The verdict at the High Court to rule that the plans to fluoridate Southampton’s water supply was not illegal will be of a great benefit to an area where tooth decay amongst under-fives has been a problem.
Though there has been opposition, robust scientific research supports the fact that fluoride significantly improves oral health and there is no evidence to suggest that it can have any negative impact on overall health.
Fluoride was added to the Birmingham supply in 1964 and the difference in dental health compared to the neighbouring population in non-fluoridated Sandwell was stark.
When Sandwell’s water was fluoridated in 1987 it transformed levels of oral health, putting a poor borough amongst the top 10 areas for dental health in the country.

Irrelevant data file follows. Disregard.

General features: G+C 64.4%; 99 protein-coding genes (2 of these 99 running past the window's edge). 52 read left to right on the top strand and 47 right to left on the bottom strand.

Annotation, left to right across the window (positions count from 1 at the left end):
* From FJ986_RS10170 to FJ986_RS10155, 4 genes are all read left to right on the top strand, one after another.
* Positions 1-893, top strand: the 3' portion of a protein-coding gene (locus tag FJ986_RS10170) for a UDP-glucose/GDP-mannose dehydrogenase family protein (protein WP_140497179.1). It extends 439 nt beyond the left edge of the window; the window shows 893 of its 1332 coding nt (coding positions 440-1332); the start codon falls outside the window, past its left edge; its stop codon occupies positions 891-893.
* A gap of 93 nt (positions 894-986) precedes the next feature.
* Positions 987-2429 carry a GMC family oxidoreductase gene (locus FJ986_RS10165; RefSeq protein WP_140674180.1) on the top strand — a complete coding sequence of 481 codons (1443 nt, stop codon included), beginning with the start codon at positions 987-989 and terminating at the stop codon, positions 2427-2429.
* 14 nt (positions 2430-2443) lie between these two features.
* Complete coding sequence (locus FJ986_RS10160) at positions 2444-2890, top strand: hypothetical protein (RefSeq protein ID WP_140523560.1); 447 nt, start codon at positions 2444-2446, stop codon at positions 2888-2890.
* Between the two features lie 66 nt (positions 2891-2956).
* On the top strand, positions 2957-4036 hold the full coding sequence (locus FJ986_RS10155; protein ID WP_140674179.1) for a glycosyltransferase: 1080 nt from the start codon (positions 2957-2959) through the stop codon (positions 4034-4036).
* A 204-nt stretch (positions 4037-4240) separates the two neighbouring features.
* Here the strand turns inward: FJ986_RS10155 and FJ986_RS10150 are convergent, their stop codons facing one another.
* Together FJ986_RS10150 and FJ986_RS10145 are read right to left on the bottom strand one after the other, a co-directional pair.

Although water fluoridation schemes have been in place in the UK for more than 40 years, only around five-and-a-half million people have been drinking water from a fluoridated area.
Fluoridation is the most important single measure that the UK government can take to bring a substantial change in the nation’s dental health.
The British Dental Health Foundation now calls for the government to facilitate the rapid introduction of fluoride into the nation’s water supplies, particularly in areas of social and economic deprivation.